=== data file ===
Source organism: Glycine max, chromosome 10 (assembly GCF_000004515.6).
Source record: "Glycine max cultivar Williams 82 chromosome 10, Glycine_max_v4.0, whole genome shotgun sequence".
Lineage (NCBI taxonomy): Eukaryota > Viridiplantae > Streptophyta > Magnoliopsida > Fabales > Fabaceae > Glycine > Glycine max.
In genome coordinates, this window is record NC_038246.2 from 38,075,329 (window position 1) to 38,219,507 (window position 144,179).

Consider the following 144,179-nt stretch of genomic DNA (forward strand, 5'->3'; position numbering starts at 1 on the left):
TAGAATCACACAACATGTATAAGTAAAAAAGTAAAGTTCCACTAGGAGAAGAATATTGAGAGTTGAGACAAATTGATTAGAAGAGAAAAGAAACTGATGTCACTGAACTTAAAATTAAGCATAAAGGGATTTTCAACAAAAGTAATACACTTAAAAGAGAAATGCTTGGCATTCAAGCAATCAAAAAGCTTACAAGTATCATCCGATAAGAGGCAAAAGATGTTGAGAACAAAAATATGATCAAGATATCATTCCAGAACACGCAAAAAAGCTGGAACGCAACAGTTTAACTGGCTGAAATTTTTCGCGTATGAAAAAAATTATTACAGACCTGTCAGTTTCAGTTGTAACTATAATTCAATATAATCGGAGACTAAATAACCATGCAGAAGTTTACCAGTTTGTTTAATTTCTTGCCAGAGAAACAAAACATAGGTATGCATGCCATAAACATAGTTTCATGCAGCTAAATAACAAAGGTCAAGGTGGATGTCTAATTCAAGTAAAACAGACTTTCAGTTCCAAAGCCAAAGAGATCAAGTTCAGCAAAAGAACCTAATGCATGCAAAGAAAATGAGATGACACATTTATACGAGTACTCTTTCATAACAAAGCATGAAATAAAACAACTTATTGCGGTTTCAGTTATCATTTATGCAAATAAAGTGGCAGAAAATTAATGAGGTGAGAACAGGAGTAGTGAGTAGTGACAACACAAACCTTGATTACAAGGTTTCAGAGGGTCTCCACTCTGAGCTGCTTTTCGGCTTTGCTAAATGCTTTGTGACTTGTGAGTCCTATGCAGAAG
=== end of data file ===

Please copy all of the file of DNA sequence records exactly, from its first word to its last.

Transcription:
Source organism: Glycine max, chromosome 10 (assembly GCF_000004515.6).
Source record: "Glycine max cultivar Williams 82 chromosome 10, Glycine_max_v4.0, whole genome shotgun sequence".
Lineage (NCBI taxonomy): Eukaryota > Viridiplantae > Streptophyta > Magnoliopsida > Fabales > Fabaceae > Glycine > Glycine max.
In genome coordinates, this window is record NC_038246.2 from 38,075,329 (window position 1) to 38,219,507 (window position 144,179).

Consider the following 144,179-nt stretch of genomic DNA (forward strand, 5'->3'; position numbering starts at 1 on the left):
TAGAATCACACAACATGTATAAGTAAAAAAGTAAAGTTCCACTAGGAGAAGAATATTGAGAGTTGAGACAAATTGATTAGAAGAGAAAAGAAACTGATGTCACTGAACTTAAAATTAAGCATAAAGGGATTTTCAACAAAAGTAATACACTTAAAAGAGAAATGCTTGGCATTCAAGCAATCAAAAAGCTTACAAGTATCATCCGATAAGAGGCAAAAGATGTTGAGAACAAAAATATGATCAAGATATCATTCCAGAACACGCAAAAAAGCTGGAACGCAACAGTTTAACTGGCTGAAATTTTTCGCGTATGAAAAAAATTATTACAGACCTGTCAGTTTCAGTTGTAACTATAATTCAATATAATCGGAGACTAAATAACCATGCAGAAGTTTACCAGTTTGTTTAATTTCTTGCCAGAGAAACAAAACATAGGTATGCATGCCATAAACATAGTTTCATGCAGCTAAATAACAAAGGTCAAGGTGGATGTCTAATTCAAGTAAAACAGACTTTCAGTTCCAAAGCCAAAGAGATCAAGTTCAGCAAAAGAACCTAATGCATGCAAAGAAAATGAGATGACACATTTATACGAGTACTCTTTCATAACAAAGCATGAAATAAAACAACTTATTGCGGTTTCAGTTATCATTTATGCAAATAAAGTGGCAGAAAATTAATGAGGTGAGAACAGGAGTAGTGAGTAGTGACAACACAAACCTTGATTACAAGGTTTCAGAGGGTCTCCACTCTGAGCTGCTTTTCGGCTTTGCTAAATGCTTTGTGACTTGTGAGTCCTATGCAGAAG